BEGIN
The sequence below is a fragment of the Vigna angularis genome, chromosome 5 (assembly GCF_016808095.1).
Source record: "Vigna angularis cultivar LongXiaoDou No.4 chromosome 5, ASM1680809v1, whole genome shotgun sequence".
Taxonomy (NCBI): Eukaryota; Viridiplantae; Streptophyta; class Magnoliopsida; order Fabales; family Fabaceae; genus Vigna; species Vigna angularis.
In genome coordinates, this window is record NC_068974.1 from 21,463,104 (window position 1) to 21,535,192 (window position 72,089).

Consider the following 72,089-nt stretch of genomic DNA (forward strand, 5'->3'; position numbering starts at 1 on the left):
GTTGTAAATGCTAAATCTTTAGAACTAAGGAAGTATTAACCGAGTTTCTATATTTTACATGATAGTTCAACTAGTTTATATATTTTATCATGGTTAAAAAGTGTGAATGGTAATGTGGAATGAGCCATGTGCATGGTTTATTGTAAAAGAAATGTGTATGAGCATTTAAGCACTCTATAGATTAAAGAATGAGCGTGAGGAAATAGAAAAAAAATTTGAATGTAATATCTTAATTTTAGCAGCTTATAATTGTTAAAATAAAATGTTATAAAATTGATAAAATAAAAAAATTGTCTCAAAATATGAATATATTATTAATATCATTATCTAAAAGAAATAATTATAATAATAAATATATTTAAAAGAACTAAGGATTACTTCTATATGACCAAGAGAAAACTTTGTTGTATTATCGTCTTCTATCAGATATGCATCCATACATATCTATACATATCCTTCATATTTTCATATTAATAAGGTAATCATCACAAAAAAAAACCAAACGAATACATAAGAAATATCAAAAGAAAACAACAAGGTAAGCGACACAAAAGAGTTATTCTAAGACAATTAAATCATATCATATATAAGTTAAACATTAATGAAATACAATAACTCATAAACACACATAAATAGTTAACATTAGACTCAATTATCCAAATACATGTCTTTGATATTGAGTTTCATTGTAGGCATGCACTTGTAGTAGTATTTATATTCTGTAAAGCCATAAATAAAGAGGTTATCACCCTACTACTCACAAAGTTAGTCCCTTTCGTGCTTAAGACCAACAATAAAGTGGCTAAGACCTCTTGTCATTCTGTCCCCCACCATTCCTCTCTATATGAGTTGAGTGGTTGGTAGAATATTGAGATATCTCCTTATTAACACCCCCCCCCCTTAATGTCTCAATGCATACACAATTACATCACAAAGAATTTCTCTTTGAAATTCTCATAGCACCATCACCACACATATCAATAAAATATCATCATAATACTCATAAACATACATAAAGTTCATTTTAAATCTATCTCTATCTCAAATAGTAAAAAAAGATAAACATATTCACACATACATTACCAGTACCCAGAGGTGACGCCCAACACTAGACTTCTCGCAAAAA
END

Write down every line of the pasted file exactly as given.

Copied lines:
The sequence below is a fragment of the Vigna angularis genome, chromosome 5 (assembly GCF_016808095.1).
Source record: "Vigna angularis cultivar LongXiaoDou No.4 chromosome 5, ASM1680809v1, whole genome shotgun sequence".
Taxonomy (NCBI): Eukaryota; Viridiplantae; Streptophyta; class Magnoliopsida; order Fabales; family Fabaceae; genus Vigna; species Vigna angularis.
In genome coordinates, this window is record NC_068974.1 from 21,463,104 (window position 1) to 21,535,192 (window position 72,089).

Consider the following 72,089-nt stretch of genomic DNA (forward strand, 5'->3'; position numbering starts at 1 on the left):
GTTGTAAATGCTAAATCTTTAGAACTAAGGAAGTATTAACCGAGTTTCTATATTTTACATGATAGTTCAACTAGTTTATATATTTTATCATGGTTAAAAAGTGTGAATGGTAATGTGGAATGAGCCATGTGCATGGTTTATTGTAAAAGAAATGTGTATGAGCATTTAAGCACTCTATAGATTAAAGAATGAGCGTGAGGAAATAGAAAAAAAATTTGAATGTAATATCTTAATTTTAGCAGCTTATAATTGTTAAAATAAAATGTTATAAAATTGATAAAATAAAAAAATTGTCTCAAAATATGAATATATTATTAATATCATTATCTAAAAGAAATAATTATAATAATAAATATATTTAAAAGAACTAAGGATTACTTCTATATGACCAAGAGAAAACTTTGTTGTATTATCGTCTTCTATCAGATATGCATCCATACATATCTATACATATCCTTCATATTTTCATATTAATAAGGTAATCATCACAAAAAAAAACCAAACGAATACATAAGAAATATCAAAAGAAAACAACAAGGTAAGCGACACAAAAGAGTTATTCTAAGACAATTAAATCATATCATATATAAGTTAAACATTAATGAAATACAATAACTCATAAACACACATAAATAGTTAACATTAGACTCAATTATCCAAATACATGTCTTTGATATTGAGTTTCATTGTAGGCATGCACTTGTAGTAGTATTTATATTCTGTAAAGCCATAAATAAAGAGGTTATCACCCTACTACTCACAAAGTTAGTCCCTTTCGTGCTTAAGACCAACAATAAAGTGGCTAAGACCTCTTGTCATTCTGTCCCCCACCATTCCTCTCTATATGAGTTGAGTGGTTGGTAGAATATTGAGATATCTCCTTATTAACACCCCCCCCCCTTAATGTCTCAATGCATACACAATTACATCACAAAGAATTTCTCTTTGAAATTCTCATAGCACCATCACCACACATATCAATAAAATATCATCATAATACTCATAAACATACATAAAGTTCATTTTAAATCTATCTCTATCTCAAATAGTAAAAAAAGATAAACATATTCACACATACATTACCAGTACCCAGAGGTGACGCCCAACACTAGACTTCTCGCAAAAA